Connectivity megatrend Bosch CEO Denner: seizing opportunities presented by digital networking together Collaborations on joint innovations

  • Digitalization of daily life is also generating business for small and medium-sized companies
  • Networking changes the competitive landscape
  • A dynamic world needs a new culture of entrepreneurialism – in established companies too
  • Politics must be “open to technology”
Add to my press materials
Save text
  • January 16, 2014
  • Business/economy
  • Press releases
  • Images: 1

press release

Reutlingen – German companies need to work together to seize the opportunities and possibilities presented by networking over the internet. These were the words of Dr. Volkmar Denner, chairman of the Bosch board of management, at a gathering of industry representatives in Reutlingen. He went on to say how important it is to work together in both interdisciplinary and cross-sector ways, and that collaborations between companies with complementary know-how are a major driver of the connectivity trend. Bosch, for example, is working with ABB, Cisco, and LG to develop a software platform for the smart home. The networking of industrial production also holds out the promise of joint innovations and joint successes.

Digital networking: Seizing opportunities together
Denner stressed that the opportunities presented by the trend of connectivity are not reserved for major international corporations. “We all need to get a handle on these opportunities – in industry, trade, the service sector, and skilled trades. And we need to go about it in a more ‘connected’ way.” Denner challenged the 750 guests in the audience to take a chance on something new more often – perhaps even together. “Our goal must be to develop new products and new business models that enhance the quality of life.” Digital networking offers undreamed-of technological possibilities, he went on. The economic order and the competitive landscape will also increasingly be subject to change.

A new culture of entrepreneurialism – in established companies too
According to Denner, the connected world is a highly volatile and dynamic one, and the task for entrepreneurs is to actively shape this world and make the most of the opportunities it presents. At the same time, external changes are demanding a more dynamic process of development within companies. “What we need is a new culture of entrepreneurialism – in established companies too. We need entrepreneurs who dare to sail uncharted waters, who aren’t put off by the risk of failing from time to time, and who have the experience to limit the fallout from any setbacks.” When Bosch enters new and generally highly dynamic markets, it does so with units that are small, agile, and independent. One recent example is the company it has founded to cater to the internet of things and services. Bosch Connected Devices and Solutions GmbH develops and sells networked end-user devices as well as solutions based on them.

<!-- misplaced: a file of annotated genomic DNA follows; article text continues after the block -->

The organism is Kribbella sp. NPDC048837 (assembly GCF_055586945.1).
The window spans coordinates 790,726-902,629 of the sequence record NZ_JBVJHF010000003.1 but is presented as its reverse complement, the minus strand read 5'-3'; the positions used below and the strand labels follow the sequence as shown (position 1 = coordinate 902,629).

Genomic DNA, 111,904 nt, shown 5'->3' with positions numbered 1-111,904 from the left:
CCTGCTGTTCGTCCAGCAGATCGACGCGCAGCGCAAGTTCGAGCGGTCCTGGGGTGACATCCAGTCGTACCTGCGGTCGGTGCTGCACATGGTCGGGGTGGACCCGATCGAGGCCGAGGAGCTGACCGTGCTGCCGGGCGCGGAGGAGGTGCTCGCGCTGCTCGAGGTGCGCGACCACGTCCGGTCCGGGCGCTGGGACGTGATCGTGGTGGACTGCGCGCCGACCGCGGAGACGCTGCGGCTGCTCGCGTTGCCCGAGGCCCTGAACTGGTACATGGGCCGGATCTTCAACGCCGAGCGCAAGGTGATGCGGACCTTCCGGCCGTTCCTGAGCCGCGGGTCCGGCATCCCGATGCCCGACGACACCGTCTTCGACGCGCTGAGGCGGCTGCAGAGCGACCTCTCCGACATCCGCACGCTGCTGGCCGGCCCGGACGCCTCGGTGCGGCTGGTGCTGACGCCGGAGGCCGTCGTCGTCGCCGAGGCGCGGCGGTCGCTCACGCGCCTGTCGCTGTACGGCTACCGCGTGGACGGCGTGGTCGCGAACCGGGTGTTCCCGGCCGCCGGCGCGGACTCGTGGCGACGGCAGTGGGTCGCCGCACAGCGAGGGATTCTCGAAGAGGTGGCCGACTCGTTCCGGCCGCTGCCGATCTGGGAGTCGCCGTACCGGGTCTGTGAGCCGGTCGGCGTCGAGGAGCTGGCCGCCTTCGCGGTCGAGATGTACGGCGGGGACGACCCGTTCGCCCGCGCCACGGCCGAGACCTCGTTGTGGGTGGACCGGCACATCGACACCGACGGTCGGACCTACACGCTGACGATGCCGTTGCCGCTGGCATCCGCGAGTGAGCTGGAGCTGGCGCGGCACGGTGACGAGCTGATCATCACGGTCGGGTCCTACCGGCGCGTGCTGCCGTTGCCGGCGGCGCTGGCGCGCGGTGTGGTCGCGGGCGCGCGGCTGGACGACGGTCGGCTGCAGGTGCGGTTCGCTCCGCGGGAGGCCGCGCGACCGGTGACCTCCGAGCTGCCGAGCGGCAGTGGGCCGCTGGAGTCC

A task for politics: openness to technology
Denner wants policymakers to support the development of technology across the board. “Politicians should avoid backing certain technologies over others, as it is becoming less and less clear which technologies will ultimately win out and prove successful.” Denner had words of praise for the German government’s aim of expanding its high-tech strategy to become an interdepartmental strategy to support innovation. “What’s important now is to see these policies fleshed out. We need a little less bureaucracy and a little more dialog and collaboration between science and business, as well as a more flexible way to award funding.” In Denner’s view, the primary role for politics is to create a climate of openness to issues of relevance to the future.

The Bosch Group is a leading global supplier of technology and services. It employs roughly 375,000 associates worldwide (as of December 31, 2015). The company generated sales of 70.6 billion euros in 2015. Its operations are divided into four business sectors: Mobility Solutions, Industrial Technology, Consumer Goods, and Energy and Building Technology. The Bosch Group comprises Robert Bosch GmbH and its roughly 440 subsidiaries and regional companies in some 60 countries. Including sales and service partners, Bosch’s global manufacturing and sales network covers some 150 countries. The basis for the company’s future growth is its innovative strength. Bosch employs 55,800 associates in research and development at 118 locations across the globe. The Bosch Group’s strategic objective is to deliver innovations for a connected life. Bosch improves quality of life worldwide with products and services that are innovative and spark enthusiasm. In short, Bosch creates technology that is “Invented for life.”

The company was set up in Stuttgart in 1886 by Robert Bosch (1861-1942) as “Workshop for Precision Mechanics and Electrical Engineering.” The special ownership structure of Robert Bosch GmbH guarantees the entrepreneurial freedom of the Bosch Group, making it possible for the company to plan over the long term and to undertake significant up-front investments in the safeguarding of its future. Ninety-two percent of the share capital of Robert Bosch GmbH is held by Robert Bosch Stiftung GmbH, a charitable foundation. The majority of voting rights are held by Robert Bosch Industrietreuhand KG, an industrial trust. The entrepreneurial ownership functions are carried out by the trust. The remaining shares are held by the Bosch family and by Robert Bosch GmbH.

Additional information is available online at and,

PI8417 - January 16, 2014

Your contact person for journalists

René Ziegler

+49 711 811-7639 Send Email

Share this information